Men, Women Do See Things Differently: Study
WEDNESDAY, Sept. 5 (HealthDay News) -- New research finds the brains of men and women process what they see differently.
Men are more sensitive to fine detail and things that move rapidly, but women are better at differentiating between colors.
The study authors, researchers from Brooklyn College and Hunter College of the City University of New York, reached their conclusions after looking at volunteers over the age of 16. All had to have normal color vision and 20/20 vision, either natural or corrected.
When the participants looked at colors across the spectrum, the researchers found that the men needed a slightly longer wavelength to detect the same hue as the women. They also had more trouble discriminating between colors in the center of the spectrum.
Men were better able to resolve images that changed rapidly.
The study was published Sept. 3 in the journal Biology of Sex Differences.
"As with other senses, such as hearing and the olfactory system, there are marked sex differences in vision between men and women," study leader Professor Israel Abramov said in a journal news release.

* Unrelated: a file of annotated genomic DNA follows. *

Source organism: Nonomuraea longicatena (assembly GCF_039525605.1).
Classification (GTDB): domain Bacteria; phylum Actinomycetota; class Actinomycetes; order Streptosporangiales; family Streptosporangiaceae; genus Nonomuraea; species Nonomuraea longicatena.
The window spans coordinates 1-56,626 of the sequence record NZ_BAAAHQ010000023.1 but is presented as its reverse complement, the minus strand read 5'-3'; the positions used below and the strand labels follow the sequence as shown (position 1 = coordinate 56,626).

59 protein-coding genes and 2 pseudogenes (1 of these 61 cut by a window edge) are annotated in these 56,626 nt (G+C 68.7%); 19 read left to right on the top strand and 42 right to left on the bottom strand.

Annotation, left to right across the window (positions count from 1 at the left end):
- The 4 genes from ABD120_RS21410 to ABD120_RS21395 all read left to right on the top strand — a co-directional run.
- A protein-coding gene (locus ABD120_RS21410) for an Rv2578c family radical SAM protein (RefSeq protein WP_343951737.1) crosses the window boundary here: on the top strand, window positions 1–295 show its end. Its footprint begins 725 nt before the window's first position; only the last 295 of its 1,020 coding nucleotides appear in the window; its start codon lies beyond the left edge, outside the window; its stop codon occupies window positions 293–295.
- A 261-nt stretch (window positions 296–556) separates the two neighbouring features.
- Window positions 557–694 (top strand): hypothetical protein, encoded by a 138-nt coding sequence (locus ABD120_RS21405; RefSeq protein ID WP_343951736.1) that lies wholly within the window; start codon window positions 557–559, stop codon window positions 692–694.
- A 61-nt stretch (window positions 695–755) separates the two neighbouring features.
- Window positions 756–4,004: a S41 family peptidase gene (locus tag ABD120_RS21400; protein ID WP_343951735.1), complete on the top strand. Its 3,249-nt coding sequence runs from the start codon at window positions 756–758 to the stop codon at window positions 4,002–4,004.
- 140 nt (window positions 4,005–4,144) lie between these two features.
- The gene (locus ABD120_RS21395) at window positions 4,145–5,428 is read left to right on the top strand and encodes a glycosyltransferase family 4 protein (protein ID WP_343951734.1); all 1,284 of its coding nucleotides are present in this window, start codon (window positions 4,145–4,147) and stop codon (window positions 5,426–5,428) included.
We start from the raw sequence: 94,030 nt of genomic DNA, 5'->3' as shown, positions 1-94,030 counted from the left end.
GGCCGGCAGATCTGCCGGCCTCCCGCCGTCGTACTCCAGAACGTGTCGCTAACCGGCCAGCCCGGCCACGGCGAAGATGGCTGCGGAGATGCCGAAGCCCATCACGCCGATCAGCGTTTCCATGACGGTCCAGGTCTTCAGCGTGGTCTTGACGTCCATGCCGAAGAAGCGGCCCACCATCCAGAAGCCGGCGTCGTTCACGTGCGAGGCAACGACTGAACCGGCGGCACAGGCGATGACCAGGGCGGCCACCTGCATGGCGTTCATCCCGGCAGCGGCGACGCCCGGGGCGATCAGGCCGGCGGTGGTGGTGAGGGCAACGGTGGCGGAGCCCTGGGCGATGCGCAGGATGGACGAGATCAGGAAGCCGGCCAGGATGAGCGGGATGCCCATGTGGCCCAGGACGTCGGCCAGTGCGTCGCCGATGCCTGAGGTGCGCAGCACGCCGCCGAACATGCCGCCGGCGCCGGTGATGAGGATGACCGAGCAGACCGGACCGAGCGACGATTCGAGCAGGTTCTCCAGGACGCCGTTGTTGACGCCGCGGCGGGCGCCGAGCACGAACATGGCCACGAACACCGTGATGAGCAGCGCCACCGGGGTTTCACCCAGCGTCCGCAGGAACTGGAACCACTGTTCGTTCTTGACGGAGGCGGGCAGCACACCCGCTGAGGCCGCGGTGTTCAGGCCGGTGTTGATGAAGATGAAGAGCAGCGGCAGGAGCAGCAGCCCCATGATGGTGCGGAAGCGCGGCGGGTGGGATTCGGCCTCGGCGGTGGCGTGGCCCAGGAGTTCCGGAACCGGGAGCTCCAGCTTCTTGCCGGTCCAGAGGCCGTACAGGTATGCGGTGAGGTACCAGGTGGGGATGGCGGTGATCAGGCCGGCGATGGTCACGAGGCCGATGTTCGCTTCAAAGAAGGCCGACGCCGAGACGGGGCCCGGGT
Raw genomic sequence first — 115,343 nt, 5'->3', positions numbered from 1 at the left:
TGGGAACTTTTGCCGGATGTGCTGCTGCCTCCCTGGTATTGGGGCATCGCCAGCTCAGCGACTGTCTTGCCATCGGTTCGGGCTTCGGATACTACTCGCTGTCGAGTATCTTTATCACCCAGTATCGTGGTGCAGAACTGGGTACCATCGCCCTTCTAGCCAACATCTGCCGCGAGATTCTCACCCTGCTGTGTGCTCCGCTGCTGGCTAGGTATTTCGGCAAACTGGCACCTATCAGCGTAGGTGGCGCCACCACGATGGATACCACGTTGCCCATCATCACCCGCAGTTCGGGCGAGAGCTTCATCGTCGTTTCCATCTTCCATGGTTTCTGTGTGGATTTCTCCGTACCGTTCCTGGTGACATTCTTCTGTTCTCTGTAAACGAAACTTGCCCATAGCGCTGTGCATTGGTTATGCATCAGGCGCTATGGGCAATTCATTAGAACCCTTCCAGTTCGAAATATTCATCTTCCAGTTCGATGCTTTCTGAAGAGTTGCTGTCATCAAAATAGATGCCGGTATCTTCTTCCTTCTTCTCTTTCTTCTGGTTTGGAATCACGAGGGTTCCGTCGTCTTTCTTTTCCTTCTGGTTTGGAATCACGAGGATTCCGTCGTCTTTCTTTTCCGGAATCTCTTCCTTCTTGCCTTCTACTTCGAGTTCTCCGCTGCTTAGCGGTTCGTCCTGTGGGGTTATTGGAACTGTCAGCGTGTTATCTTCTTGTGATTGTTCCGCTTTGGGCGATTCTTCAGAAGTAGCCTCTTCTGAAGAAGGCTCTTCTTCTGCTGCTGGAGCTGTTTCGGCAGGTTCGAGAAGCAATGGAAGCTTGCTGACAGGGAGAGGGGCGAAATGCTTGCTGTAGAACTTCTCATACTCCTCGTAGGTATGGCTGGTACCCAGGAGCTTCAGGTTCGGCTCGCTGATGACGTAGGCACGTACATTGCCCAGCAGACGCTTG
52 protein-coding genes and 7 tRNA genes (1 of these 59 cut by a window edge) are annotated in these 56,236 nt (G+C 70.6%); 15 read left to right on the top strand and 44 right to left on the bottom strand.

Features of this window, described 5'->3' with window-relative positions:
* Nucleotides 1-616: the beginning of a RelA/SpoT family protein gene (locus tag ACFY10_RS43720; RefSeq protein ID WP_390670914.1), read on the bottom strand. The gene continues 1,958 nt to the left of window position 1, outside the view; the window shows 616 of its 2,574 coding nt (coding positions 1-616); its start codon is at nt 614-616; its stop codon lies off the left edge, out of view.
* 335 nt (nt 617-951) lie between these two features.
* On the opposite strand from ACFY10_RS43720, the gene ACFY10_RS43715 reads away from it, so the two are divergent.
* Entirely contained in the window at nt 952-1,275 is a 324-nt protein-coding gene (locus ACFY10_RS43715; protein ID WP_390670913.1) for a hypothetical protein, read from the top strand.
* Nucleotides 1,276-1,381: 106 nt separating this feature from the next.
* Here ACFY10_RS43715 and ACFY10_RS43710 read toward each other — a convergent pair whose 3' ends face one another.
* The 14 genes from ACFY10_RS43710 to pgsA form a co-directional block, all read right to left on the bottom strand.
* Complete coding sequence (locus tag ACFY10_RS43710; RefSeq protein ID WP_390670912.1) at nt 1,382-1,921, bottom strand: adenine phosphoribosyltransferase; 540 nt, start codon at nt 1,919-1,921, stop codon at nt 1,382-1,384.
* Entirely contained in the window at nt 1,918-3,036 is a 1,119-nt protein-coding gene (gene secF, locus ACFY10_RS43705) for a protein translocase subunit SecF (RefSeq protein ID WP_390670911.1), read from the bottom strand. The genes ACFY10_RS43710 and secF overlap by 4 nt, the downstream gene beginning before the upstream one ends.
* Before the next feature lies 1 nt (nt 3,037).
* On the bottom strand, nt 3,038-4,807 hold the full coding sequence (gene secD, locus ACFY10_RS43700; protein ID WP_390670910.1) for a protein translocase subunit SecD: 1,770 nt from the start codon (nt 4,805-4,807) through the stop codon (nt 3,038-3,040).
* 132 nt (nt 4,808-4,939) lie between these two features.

Testosterone, the male sex hormone, may play a role in these differences, the researchers added.
For more about vision problems, see the U.S. National Library of Medicine.
SOURCE: BioMed Central, news release, Sept. 3, 2012Related Articles
- Study Supports Benefit of Widely Used Glaucoma Drug
December 18, 2014
- Expectant Dads May Also Have Hormonal Changes, Study Suggests
December 17, 2014
Learn More About Sharp
Sharp HealthCare is San Diego's health care leader with seven hospitals, two medical groups and a health plan. Learn more about our San Diego hospitals, choose a Sharp-affiliated San Diego doctor or browse our comprehensive medical services.
Copyright ©2012 HealthDay. All rights reserved.